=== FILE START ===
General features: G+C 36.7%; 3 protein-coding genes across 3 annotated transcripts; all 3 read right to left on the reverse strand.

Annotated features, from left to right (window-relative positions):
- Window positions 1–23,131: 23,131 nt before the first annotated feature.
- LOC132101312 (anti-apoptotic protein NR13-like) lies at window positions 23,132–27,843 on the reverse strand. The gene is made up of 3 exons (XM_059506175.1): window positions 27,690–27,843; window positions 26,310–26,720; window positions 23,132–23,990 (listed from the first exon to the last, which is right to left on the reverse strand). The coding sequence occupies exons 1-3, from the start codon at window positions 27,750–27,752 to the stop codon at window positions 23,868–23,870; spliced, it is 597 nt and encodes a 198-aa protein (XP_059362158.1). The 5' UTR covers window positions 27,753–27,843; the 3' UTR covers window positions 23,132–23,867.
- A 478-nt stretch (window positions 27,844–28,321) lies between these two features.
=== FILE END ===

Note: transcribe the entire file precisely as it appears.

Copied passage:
General features: G+C 36.7%; 3 protein-coding genes across 3 annotated transcripts; all 3 read right to left on the reverse strand.

Annotated features, from left to right (window-relative positions):
- Window positions 1–23,131: 23,131 nt before the first annotated feature.
- LOC132101312 (anti-apoptotic protein NR13-like) lies at window positions 23,132–27,843 on the reverse strand. The gene is made up of 3 exons (XM_059506175.1): window positions 27,690–27,843; window positions 26,310–26,720; window positions 23,132–23,990 (listed from the first exon to the last, which is right to left on the reverse strand). The coding sequence occupies exons 1-3, from the start codon at window positions 27,750–27,752 to the stop codon at window positions 23,868–23,870; spliced, it is 597 nt and encodes a 198-aa protein (XP_059362158.1). The 5' UTR covers window positions 27,753–27,843; the 3' UTR covers window positions 23,132–23,867.
- A 478-nt stretch (window positions 27,844–28,321) lies between these two features.